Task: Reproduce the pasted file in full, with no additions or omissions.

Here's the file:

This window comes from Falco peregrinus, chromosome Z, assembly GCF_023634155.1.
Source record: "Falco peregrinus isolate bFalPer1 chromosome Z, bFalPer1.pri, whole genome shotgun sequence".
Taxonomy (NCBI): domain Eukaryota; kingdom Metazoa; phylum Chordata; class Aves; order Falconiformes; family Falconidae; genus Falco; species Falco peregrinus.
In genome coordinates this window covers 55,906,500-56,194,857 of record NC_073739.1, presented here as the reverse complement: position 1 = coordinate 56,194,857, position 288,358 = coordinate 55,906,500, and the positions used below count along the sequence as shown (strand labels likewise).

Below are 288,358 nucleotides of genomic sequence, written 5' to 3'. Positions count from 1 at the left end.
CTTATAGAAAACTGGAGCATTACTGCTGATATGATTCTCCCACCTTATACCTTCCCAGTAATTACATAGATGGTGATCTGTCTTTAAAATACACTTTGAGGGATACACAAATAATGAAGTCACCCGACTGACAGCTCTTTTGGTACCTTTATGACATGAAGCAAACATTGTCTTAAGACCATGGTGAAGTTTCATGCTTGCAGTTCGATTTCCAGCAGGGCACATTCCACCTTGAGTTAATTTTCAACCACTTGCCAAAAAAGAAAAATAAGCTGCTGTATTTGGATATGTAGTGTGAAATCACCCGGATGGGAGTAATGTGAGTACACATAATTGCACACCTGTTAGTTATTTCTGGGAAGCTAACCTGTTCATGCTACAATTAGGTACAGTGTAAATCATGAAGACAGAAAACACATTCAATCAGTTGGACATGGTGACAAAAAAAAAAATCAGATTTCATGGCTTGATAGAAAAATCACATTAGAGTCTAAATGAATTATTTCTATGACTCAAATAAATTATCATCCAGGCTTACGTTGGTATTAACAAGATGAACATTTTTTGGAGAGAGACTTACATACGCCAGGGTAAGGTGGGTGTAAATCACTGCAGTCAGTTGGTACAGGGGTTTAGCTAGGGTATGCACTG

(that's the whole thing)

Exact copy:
This window comes from Falco peregrinus, chromosome Z, assembly GCF_023634155.1.
Source record: "Falco peregrinus isolate bFalPer1 chromosome Z, bFalPer1.pri, whole genome shotgun sequence".
Taxonomy (NCBI): domain Eukaryota; kingdom Metazoa; phylum Chordata; class Aves; order Falconiformes; family Falconidae; genus Falco; species Falco peregrinus.
In genome coordinates this window covers 55,906,500-56,194,857 of record NC_073739.1, presented here as the reverse complement: position 1 = coordinate 56,194,857, position 288,358 = coordinate 55,906,500, and the positions used below count along the sequence as shown (strand labels likewise).

Below are 288,358 nucleotides of genomic sequence, written 5' to 3'. Positions count from 1 at the left end.
CTTATAGAAAACTGGAGCATTACTGCTGATATGATTCTCCCACCTTATACCTTCCCAGTAATTACATAGATGGTGATCTGTCTTTAAAATACACTTTGAGGGATACACAAATAATGAAGTCACCCGACTGACAGCTCTTTTGGTACCTTTATGACATGAAGCAAACATTGTCTTAAGACCATGGTGAAGTTTCATGCTTGCAGTTCGATTTCCAGCAGGGCACATTCCACCTTGAGTTAATTTTCAACCACTTGCCAAAAAAGAAAAATAAGCTGCTGTATTTGGATATGTAGTGTGAAATCACCCGGATGGGAGTAATGTGAGTACACATAATTGCACACCTGTTAGTTATTTCTGGGAAGCTAACCTGTTCATGCTACAATTAGGTACAGTGTAAATCATGAAGACAGAAAACACATTCAATCAGTTGGACATGGTGACAAAAAAAAAAATCAGATTTCATGGCTTGATAGAAAAATCACATTAGAGTCTAAATGAATTATTTCTATGACTCAAATAAATTATCATCCAGGCTTACGTTGGTATTAACAAGATGAACATTTTTTGGAGAGAGACTTACATACGCCAGGGTAAGGTGGGTGTAAATCACTGCAGTCAGTTGGTACAGGGGTTTAGCTAGGGTATGCACTG